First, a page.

memories that continues to evolve. You can say that memory and evolution go
    hand in hand. But most life-forms do not understand the true nature of
    memories... ...which explains why most memories never cross paths.
    Zidane: ...So, what am I gonna find by tracing back our roots?
    Voice of Garland: ...A presence that presides over all life and memories.
    The crystal...
    Zidane: Crystal...
    There is clearly a difference between dying and having never existed. But if
    both life and memory are so intimately tied to the crystal, and memory is a
    quality that transcends individuals (for the purpose of the game), then
    eliminating the crystal obliterates all memory. Gven that the crystal gives
    tangible form to life, this effectively voids everything that had ever
    As noted in a previous post, it's possible that the zero world doesn't
    necessarily imply total negation. However, it is a possibility. What's really
    relevant, however, is this: the idea bears striking similarity to a previous
    FF concept. Note that I managed to sneak in the word "voids." Clearly,
    negation and nothingness are not new concepts to the series. Neo Ex-Death, the
    final boss of FFV, is the very embodiment of the Void. Similarly, Necron can
    be interpreted as the embodiment, or more accurately the will, of negation.
    However, even if you find these ideas difficult to accept, the fact remains
    that Necron bears a clear resemblance to Neo Ex-Death.
    Furthermore, "Necron" was not the original name for this entity. The Japanese
    version of the game calls it the "Darkness of Eternity", which still appears
    in the dialogue:
    Zidane: U-Ugh... What happened to the crystal...? ...Where is this?
    Unknown Voice: You stand before the final dimension, and I am the
    darkness of eternity...
    Zidane: Wh-Who are you!?
    Necron, the Darkness of Eternity, is just that. He is the force that would
    remove the light, the crystal, from existence. And who's to say that, at least
    in theory, the crystal is not responsible for time? If the crystal disappears,
    taking with it time, then the darkness of eternity (you can, for fun, compare
    this to Chrono Cross' Darkness of Time if you like) becomes a chilling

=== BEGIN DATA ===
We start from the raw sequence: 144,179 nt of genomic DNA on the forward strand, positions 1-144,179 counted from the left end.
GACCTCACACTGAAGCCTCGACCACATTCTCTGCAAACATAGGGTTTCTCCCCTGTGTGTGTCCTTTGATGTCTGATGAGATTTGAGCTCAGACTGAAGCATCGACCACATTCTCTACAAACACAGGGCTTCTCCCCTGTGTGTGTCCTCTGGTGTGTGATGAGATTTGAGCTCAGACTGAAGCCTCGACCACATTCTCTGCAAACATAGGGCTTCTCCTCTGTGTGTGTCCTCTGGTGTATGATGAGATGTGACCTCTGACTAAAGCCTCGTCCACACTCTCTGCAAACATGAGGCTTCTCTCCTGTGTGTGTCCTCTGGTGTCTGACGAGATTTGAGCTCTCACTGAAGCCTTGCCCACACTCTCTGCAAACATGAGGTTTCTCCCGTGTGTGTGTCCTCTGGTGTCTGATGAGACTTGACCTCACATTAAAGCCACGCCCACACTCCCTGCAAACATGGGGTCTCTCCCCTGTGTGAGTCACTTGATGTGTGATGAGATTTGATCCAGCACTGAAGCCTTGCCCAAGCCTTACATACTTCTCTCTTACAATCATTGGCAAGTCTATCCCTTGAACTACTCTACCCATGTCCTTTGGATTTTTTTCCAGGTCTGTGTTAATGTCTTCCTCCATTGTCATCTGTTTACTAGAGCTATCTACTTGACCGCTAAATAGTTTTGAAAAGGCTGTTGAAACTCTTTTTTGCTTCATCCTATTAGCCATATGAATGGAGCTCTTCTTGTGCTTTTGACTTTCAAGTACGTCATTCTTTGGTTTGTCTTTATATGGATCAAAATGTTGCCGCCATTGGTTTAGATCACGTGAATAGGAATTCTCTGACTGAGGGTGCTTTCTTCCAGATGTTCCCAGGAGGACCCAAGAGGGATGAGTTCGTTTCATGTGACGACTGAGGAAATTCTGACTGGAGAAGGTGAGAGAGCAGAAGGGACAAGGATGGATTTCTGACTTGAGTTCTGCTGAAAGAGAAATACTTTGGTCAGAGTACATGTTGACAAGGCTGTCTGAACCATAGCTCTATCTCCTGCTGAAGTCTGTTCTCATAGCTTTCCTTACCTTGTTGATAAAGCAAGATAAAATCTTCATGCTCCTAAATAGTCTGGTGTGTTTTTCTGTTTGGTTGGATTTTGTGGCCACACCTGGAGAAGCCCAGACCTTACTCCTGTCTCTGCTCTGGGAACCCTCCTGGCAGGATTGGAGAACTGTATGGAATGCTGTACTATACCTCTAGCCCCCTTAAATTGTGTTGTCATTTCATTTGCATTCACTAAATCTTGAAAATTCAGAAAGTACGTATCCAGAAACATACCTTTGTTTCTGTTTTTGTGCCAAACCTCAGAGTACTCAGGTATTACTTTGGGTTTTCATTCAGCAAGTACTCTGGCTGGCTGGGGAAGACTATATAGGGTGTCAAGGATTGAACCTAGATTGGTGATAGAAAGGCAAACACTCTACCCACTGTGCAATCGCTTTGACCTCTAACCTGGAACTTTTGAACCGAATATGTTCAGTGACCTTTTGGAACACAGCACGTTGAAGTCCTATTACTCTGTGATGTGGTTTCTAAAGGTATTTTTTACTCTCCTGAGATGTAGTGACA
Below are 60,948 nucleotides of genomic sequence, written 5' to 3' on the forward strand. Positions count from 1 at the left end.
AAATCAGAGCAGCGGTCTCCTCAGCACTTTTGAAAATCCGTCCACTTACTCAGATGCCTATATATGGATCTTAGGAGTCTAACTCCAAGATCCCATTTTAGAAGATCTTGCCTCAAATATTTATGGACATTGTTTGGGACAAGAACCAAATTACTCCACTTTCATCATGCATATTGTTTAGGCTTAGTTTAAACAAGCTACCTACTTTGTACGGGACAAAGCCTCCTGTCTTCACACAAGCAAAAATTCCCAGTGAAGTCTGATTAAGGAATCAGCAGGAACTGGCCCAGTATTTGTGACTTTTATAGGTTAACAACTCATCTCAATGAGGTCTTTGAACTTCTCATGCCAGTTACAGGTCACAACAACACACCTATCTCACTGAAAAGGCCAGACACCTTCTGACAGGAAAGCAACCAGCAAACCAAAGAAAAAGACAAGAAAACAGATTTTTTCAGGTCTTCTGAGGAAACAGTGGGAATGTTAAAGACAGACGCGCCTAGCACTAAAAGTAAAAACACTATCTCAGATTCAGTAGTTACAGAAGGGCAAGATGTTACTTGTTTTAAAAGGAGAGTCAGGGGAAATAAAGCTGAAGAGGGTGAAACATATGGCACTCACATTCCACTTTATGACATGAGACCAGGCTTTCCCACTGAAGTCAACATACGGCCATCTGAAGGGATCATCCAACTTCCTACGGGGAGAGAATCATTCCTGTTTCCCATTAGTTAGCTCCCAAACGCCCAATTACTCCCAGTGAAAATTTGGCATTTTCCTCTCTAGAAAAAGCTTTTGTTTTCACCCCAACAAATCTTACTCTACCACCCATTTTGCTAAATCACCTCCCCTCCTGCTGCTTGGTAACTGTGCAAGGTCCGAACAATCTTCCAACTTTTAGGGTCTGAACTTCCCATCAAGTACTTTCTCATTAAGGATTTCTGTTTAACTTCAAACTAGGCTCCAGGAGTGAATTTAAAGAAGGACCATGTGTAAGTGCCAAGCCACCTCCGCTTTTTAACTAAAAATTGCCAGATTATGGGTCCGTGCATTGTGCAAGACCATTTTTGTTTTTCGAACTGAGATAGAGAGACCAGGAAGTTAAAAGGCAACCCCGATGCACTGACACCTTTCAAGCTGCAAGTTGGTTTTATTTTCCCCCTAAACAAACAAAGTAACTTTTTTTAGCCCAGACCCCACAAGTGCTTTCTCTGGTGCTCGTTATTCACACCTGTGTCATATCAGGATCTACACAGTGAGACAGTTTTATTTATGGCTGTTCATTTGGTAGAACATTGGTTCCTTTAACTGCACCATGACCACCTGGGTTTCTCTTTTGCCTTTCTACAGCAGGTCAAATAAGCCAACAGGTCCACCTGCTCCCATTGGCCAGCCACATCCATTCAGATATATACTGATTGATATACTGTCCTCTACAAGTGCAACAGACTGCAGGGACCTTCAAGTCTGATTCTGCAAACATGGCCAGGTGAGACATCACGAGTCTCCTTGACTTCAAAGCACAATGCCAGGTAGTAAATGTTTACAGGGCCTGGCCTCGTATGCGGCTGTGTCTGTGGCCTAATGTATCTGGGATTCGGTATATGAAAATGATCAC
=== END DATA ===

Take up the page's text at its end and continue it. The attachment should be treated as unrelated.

reality. Neo Ex-Death, should it prevail against Bartz and company, would seem
    to signify the victory of the Void over that which currently exists. The Void
    is a plot device, and can be interpreted in different ways, but I don't think
    it's too great a stretch to compare the darkness of eternity idea.
    Here, I've constructed a view of Necron as a force to essentially dissolve
    existence. That can be argued from a number of postions, but such a theory was
    not my main intent. Rather, I hoped to point out similarities between Necron
    and Zeromus and Neo Ex-Death. Necron is a plot element, certainly, but it is
    also more than that: Necron recalls FFIV and FFV, allowing veteran gamers to
    once more recall their past experiences.
    While I still see implicit reference to Zeromus, that seems to be a secondary
    link. The reference to Neo Ex-Death already seemed stronger, and a couple new
    points of information add further support to the implicit recollection of Neo
    Ex-Death. The first is obvious: Grand Cross. This spell, first seen used by
    Neo Ex-Death in FFV, is arguably Necron's most feared attack. In both cases,
    Grand Cross can inflict a host of extremely debilitating status effects. This
    is not a move that is very common in the series, and I believe that Necron had
    a technique of this name primarily for the purpose of recalling Neo Ex-Death.
    The second new link is much more subtle. We know that, preceding Neo Ex-Death
    (as stated before, the embodiment of the Void), Bartz and company fought it
    out with Ex-Death. After this fight is finished up, Ex-Death is absorbed into
    the Void. We see somewhat of a similar situation in FFIX. Like Ex-Death, Kuja
    seemed a lock to be the final boss, as he (again, like Ex-Death) was the
    party's primary enemy heading to the final showdown. Also, like Ex-Death, Kuja
    is essentially doomed following his final confrontation with the heroes.
    Although Kuja blasts Zidane and company with Ultima following the fight. His
    time, like Ex-Death's, is up. Nevertheless, the game is not over: a new
    presence, alluded to if never actually stated, arises to confront the party.
    At stake in this final battle is existence as we know it: Neo Ex-Death seeks
    the perpetual nothingness of the Void, while Necron literally states a desire
    to return everything to the "zero world."
    This idea, then, serves two purposes: we see yet another link between Neo
    Ex-Death and Necron, while also establishing an implicit reference to Ex-Death
    in the person of Kuja.
       -Part 2: Beatrix
    Next, let's turn out attention to Beatrix. Examining her, I saw possible
    reference to Cecil (FFIV), General Leo (FFVI), Celes (FFVI), and Orlandu
    Beatrix also closely resembles General Leo (FFVI), Celes (FFVI), and perhaps
    Cidolfas Orlandu (FFT), as well as Cecil. This is likely another example of
    implicit (as opposed to explicit) reference to past Final Fantasies.
    While there are numerous differences between Beatrix and Leo, all that is
    necessary is the effect of recalling the fallen general. To this effect,
    certain similarities jump out at us. General Leo's special ability, in the
    short time he was playable, was called Shock. The best ability of Beatrix, in
    the short time she was playable, was also called Shock. General Leo was a man
    of firm moral convictions; nevertheless, he long demonstrated loyalty to
    Gestahl's Empire. Similarly, Beatrix has clear positive qualities, yet remains
    loyal to Queen Brahne.
    Beatrix also has ties to Celes, like Leo once a general of Gestahl. Beatrix's
    White Magic also recalls Celes' Esper-empowered abilities. Celes' love story